Why a second national lockdown in France can't be ruled out

New coronavirus cases hit a record 16,000 in 24 hours, the French Prime Minister has said, so a second national lockdown in France cannot be totally ruled out.

1 October 2020
View from a window in Paris - the iconic skyline. Article: why a second national lockdown in France can't be ruled out. Photo from Connexion Oct print edition.A second national lockdown in France cannot be ruled out - here's why. Isaiah Bekkers / Unsplash
By Connexion Journalist

Defending stronger measures being imposed, Jean Castex said: “If we do not act, we could find ourselves in a situation like that of spring. That could mean reconfinement, and we must avoid it.” President Macron had earlier said a new confinement would not happen.

Health Minister Olivier Véran, however, ruled out a suggestion by two Nobel economics prizewinners that a “preventative” lockdown is needed from December 1-20 to allow people to gather safely with families at Christmas. Esther Duflo and Abhijit Banerjee raised the idea in Le Monde, saying without it there was likely to be a spike in the winter due to a drop in temperatures and an increase in social and family events. Mr Véran said that new travel restrictions during the Toussaint holiday period may be introduced dependent on “what we do in the coming days and weeks”.

‘Miracle molecule’ effective against Covid found in Lille

New measures introduced

France has introduced stricter measures at departmental level, combined with a new system of alert (see below). Measures are decided and enforced by prefectures. As part of this, bars and restaurants were closed in Marseille and Aix-en-Provence, areas placed on the new maximum “dark red alert” level. They will be compensated, Mr Castex said.

Although numbers of people hospitalised are increasing – passing 6,000 – the head of national health research body Inserm, Gilles Bloch, said care techniques have “enormously improved” and the likelihood of going into intensive care is now half what it was in the spring.

The survival rate of those entering hospital has increased by “several tens of per cent”, he said. He added progress on a vaccine meant one may be available “in the middle of winter” in the most optimistic scenario. Testing in France has increased, with around 1.3million tests a week, and new methods have been approved to speed things up amid criticism of long waits to be tested at labs and to obtain results.

Covid-19 travel rules between France and bordering countries

Priority testing centres have been opening up, aimed at providing a faster diagnosis for people with a prescription, those with symptoms, contact cases of infected people, health care workers or carers. Saliva tests have also now been approved by the public health body Haute Autorité de la Santé (HAS) for use in certain cases. These can detect the genetic material of coronavirus in a spit sample and are considered less invasive and uncomfortable than the widely used nose swabs.

HAS said, however, they failed to detect coronavirus in 75% of cases when the patient was asymptomatic. They should therefore be limited to those with symptoms, notably in cases where nasal swabs are difficult, such as children and elderly people. HAS also said the standard test may be replaced by a throat swab version for certain asymptomatic people.

Five million rapid antigen Covid-19 tests that deliver results within minutes are to be made available from October but will be restricted to people with symptoms. These tests, by nasal swab like the standard ones, do not need to be sent to a laboratory to be processed and return results in 15-30 minutes.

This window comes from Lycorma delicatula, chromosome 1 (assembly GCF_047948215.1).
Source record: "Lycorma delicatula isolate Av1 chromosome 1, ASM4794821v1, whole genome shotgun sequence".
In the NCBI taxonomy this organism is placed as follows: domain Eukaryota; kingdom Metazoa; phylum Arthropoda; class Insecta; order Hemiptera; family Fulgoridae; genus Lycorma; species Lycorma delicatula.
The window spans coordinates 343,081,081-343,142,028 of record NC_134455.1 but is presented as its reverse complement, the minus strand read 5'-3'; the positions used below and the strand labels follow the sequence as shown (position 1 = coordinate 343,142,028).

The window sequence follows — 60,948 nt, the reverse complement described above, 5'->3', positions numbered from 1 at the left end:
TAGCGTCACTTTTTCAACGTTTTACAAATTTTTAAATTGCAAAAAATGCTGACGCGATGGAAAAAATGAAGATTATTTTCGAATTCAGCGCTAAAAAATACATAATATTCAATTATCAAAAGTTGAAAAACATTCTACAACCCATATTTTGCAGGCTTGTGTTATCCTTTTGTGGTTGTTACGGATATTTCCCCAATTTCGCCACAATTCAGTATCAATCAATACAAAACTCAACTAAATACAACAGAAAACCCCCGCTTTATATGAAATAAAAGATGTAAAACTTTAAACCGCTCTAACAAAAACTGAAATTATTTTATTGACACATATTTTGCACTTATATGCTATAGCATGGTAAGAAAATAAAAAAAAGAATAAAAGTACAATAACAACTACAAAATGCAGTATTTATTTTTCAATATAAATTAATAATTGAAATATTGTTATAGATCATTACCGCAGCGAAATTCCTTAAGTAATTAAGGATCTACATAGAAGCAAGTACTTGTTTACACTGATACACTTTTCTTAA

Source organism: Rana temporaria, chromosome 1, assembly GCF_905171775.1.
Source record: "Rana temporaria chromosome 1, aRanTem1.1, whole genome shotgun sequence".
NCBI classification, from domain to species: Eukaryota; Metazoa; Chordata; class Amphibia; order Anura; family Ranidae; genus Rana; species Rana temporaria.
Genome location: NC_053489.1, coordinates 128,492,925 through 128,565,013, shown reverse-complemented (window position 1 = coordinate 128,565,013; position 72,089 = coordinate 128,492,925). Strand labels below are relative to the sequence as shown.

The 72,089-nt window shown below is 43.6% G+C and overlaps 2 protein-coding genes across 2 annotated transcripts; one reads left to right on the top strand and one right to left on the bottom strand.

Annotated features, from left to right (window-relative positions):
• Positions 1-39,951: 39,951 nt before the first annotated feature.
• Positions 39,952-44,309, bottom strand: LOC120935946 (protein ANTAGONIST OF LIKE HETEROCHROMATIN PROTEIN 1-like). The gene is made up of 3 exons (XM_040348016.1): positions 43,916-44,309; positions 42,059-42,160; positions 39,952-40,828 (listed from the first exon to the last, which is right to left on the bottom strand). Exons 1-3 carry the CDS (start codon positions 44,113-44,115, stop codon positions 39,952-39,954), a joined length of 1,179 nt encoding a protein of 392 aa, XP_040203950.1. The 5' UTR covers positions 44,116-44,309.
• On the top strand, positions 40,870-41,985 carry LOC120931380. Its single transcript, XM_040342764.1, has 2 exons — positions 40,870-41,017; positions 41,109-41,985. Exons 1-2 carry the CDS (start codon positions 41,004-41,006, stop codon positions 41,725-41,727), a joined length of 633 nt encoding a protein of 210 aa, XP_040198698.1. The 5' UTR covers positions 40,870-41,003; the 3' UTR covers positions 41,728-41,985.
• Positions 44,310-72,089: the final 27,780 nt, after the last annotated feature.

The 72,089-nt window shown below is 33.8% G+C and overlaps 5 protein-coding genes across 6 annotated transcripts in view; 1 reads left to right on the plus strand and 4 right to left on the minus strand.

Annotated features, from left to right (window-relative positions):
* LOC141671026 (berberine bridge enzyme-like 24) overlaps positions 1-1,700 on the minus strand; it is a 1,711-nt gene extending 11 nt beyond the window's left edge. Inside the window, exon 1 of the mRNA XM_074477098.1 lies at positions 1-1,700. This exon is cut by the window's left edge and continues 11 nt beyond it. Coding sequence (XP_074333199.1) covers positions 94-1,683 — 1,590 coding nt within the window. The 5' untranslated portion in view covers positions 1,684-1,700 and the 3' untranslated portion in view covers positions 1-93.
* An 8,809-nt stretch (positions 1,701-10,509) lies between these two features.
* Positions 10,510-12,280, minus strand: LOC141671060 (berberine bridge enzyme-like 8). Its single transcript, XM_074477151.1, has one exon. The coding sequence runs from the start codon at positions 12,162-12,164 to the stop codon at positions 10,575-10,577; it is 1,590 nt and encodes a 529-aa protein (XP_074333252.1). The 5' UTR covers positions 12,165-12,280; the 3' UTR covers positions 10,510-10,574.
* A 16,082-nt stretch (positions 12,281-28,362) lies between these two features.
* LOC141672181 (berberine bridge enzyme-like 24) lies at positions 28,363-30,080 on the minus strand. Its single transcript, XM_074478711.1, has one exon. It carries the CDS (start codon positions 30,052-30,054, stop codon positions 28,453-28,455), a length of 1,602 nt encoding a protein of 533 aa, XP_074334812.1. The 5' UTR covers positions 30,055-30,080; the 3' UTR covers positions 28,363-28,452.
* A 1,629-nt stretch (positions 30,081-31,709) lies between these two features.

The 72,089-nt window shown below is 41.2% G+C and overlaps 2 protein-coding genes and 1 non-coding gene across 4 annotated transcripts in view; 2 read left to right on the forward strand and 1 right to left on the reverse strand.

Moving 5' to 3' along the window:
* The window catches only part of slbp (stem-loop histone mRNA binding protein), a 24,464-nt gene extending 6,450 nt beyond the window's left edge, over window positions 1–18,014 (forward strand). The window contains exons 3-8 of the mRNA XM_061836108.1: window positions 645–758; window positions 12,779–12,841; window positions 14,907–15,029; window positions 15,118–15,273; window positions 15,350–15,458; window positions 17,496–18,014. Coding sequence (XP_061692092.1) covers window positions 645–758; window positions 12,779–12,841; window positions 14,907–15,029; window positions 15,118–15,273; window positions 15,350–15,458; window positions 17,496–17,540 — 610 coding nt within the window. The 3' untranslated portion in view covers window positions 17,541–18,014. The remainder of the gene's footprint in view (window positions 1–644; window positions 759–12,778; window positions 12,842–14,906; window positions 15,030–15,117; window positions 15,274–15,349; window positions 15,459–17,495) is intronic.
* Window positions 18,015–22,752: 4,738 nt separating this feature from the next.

New maximum alert system introduced

Map tweeted by government shows levels on Sep 23, with Bouches-du-Rhône categorised as ‘maximum alert’. Photo Connexion Oct print edition.
Map tweeted by government shows levels on Sep 23, with Bouches-du-Rhône categorised as ‘maximum alert’. Photo Connexion Oct print edition.

A new official five-level system of alerts is being introduced so the public can monitor the spread of the virus by department. The levels were shown in four colours on a map shared by the Health Ministry on social media (above), with dark red now highlighting especially badly-hit areas.

Three factors determine the level: positive cases of the virus per 100,000 residents (incidence rate), the rate among people aged 65 and over, and the percentage of intensive care beds in use. The levels are:

n Green (shown as grey on this Twitter map): Incidence rate under 50, showing circulation is under control. The usual rules such as social distancing, barrier gestures, hand washing and a ban on gatherings of more than 5,000 still apply;

n Alert (shown as pink): Rate over 50.

A decision to change to this level is done by government decree. In these areas prefects have additional powers to introduce new laws to stem the spread;

n Heightened alert (red). The general rate is over 150 and also over 50 among over-65s. Large public gatherings such as concerts and sports events will be limited to 1,000, other public gatherings will be limited to 10, sports halls, gyms and party venues will be closed, and bars (not restaurants) will have to shut at 22.00;

n Maximum alert (dark red). Rate above 250; rate among older people of over 100 and 30% or more of intensive care beds are occupied by Covid-19 cases. Bars and restaurants will be closed, as will all public establishments unless they set up a “strict health protocol”. Theatres and cinemas are not concerned. The goal is for the measures to remain for only two weeks;

n Black and white stripes: A state of localised health emergency. So far no area is rated as such. It is not clear what indicators would lead to this but it could also mean a second nationwide lockdown.

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